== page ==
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How To Build A Morning and/or Evening Routine Using Our Favorite Apps

Routines are a funny thing. We all have them — even if they’re not optimal they can be a great way to improve your day! My morning and evening routines are always evolving, as is how I track what it’s in them.

First of all, before you start getting technical, you should take a look at what it is you want to achieve with your routine. Without looking at that, and then breaking that down into what it is you need to do as a part of that routine, it’s going to be much harder to pin down the technical side of things.

When I start working this out, I often use a mind map — and my personal preference is MindNode, which we love here at The Sweet Setup. I like mind maps for this because they don’t force an order and let me break things down as much as I want or need to. Once I’ve figured out what goes into my routine, I look at what the optimal order is. I’m not aiming for perfection here, and frankly it doesn’t matter too much if I make my bed before or after breakfast — but in some cases order is important (such as showering before getting dressed), and I like that to be reflected where I keep track of the contents of my routine.

The next part depends on your preferences. I’d highly recommend keeping track of the individual steps in your routine somewhere. If you use Reminders, I’d suggest a list called “Routines” with each routine being a top level task, and the individual elements being subtasks. In something like OmniFocus or Things, each routine should be a project. For all three, I’d recommend that you attach the due or do date to the top level item (the routine itself), so if you want or need to skip a day then you can easily do so without rescheduling potentially dozens of tasks.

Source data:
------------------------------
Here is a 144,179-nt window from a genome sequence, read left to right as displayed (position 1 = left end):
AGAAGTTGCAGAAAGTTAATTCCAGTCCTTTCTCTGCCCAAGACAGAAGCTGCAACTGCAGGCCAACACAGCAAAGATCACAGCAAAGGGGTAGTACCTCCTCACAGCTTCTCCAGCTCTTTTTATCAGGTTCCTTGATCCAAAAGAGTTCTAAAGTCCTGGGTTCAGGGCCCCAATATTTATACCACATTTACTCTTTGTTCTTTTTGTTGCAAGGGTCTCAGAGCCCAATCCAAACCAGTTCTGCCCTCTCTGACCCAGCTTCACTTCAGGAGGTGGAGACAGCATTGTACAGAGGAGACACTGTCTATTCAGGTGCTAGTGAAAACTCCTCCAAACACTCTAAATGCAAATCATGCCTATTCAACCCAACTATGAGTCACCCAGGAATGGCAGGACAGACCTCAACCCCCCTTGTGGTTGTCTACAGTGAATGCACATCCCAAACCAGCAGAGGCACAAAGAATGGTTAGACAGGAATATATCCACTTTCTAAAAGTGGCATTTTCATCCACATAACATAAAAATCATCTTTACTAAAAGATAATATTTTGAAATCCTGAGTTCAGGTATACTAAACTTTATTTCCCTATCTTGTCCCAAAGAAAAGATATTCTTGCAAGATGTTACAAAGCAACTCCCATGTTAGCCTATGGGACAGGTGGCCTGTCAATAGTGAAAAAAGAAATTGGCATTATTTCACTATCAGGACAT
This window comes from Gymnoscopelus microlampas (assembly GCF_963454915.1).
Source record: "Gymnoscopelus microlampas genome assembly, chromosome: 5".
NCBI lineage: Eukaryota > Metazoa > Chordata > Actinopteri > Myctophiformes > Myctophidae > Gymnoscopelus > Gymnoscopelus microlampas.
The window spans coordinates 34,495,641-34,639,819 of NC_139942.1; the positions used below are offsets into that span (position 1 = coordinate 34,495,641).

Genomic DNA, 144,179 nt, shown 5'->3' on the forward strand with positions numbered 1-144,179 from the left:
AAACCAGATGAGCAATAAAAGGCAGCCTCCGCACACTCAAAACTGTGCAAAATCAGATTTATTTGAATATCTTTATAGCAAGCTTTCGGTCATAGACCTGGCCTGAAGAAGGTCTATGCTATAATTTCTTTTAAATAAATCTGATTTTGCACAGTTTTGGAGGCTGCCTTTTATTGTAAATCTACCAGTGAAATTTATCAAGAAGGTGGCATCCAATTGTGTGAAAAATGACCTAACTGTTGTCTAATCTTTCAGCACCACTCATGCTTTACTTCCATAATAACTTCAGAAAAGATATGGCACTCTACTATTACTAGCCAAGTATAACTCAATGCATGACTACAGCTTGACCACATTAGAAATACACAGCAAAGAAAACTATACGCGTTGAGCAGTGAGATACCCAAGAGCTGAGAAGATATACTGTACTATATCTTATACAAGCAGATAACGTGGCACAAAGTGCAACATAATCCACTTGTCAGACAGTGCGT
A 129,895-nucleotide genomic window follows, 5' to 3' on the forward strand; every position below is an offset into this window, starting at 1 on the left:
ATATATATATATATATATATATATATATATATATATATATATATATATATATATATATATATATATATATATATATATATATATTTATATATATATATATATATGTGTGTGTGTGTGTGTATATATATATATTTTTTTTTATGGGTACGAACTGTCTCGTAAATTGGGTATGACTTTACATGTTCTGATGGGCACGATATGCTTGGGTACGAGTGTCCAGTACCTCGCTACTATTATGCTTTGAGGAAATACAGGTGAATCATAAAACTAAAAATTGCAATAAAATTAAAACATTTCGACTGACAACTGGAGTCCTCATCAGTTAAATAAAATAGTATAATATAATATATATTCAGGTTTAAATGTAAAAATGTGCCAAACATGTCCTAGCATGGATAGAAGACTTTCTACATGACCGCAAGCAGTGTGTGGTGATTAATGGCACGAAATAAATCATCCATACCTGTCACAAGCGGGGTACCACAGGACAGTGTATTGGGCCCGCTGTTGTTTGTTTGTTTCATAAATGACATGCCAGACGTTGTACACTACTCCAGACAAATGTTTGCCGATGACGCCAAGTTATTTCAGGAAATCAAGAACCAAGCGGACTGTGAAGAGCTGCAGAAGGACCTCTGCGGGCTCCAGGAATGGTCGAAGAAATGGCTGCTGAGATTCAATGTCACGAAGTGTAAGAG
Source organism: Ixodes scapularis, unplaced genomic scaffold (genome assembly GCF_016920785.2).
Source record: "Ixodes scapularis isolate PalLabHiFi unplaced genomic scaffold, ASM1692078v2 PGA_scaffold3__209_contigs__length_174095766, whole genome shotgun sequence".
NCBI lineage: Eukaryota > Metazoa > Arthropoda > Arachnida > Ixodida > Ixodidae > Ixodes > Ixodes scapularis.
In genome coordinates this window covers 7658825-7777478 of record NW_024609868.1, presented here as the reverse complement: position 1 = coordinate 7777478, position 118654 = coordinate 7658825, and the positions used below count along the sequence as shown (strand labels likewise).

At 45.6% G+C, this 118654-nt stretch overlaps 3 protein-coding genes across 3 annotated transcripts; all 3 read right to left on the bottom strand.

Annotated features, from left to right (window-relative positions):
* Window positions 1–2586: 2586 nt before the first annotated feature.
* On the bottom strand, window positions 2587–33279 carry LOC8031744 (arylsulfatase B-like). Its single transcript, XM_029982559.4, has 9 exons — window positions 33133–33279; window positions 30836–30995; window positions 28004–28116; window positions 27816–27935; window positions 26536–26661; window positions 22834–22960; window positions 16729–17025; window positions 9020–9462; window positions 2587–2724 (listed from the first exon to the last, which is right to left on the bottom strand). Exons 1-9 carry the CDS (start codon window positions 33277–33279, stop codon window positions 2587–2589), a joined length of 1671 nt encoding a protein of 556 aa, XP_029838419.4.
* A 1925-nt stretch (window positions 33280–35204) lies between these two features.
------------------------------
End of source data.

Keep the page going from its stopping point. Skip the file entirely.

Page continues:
Our favorite habit tracking app, Streaks, should also be looked at here. You can either use this in conjunction with one of the previously mentioned apps, or on its own. Streaks will only let you track 12 habits at once, so I’d suggest one per routine rather than one for each task inside the routine, simply so you don’t run out of tracking slots. Streaks also lets you customize when a habit appears on the app badge, so you can keep your evening routine off the screen until it’s time to get the ball rolling. If you don’t want to use a task manager with Streaks, then a note per routine with a checklist inside it is a great way to have an easy-to-reference list. Until you’ve got your routine nailed, having a checklist of what to do as part of it is crucial. And even when it becomes a habit, checklists are a useful tool if only for giving you a sense of accomplishment, but can also help you work through days when you’re not feeling 100% yourself.


Routines can help you set yourself up for success, so they’re worth paying attention to and doing maintenance on from time to time. Have fun setting up some morning and evening routines for yourself!


We have more useful workflow examples right here.


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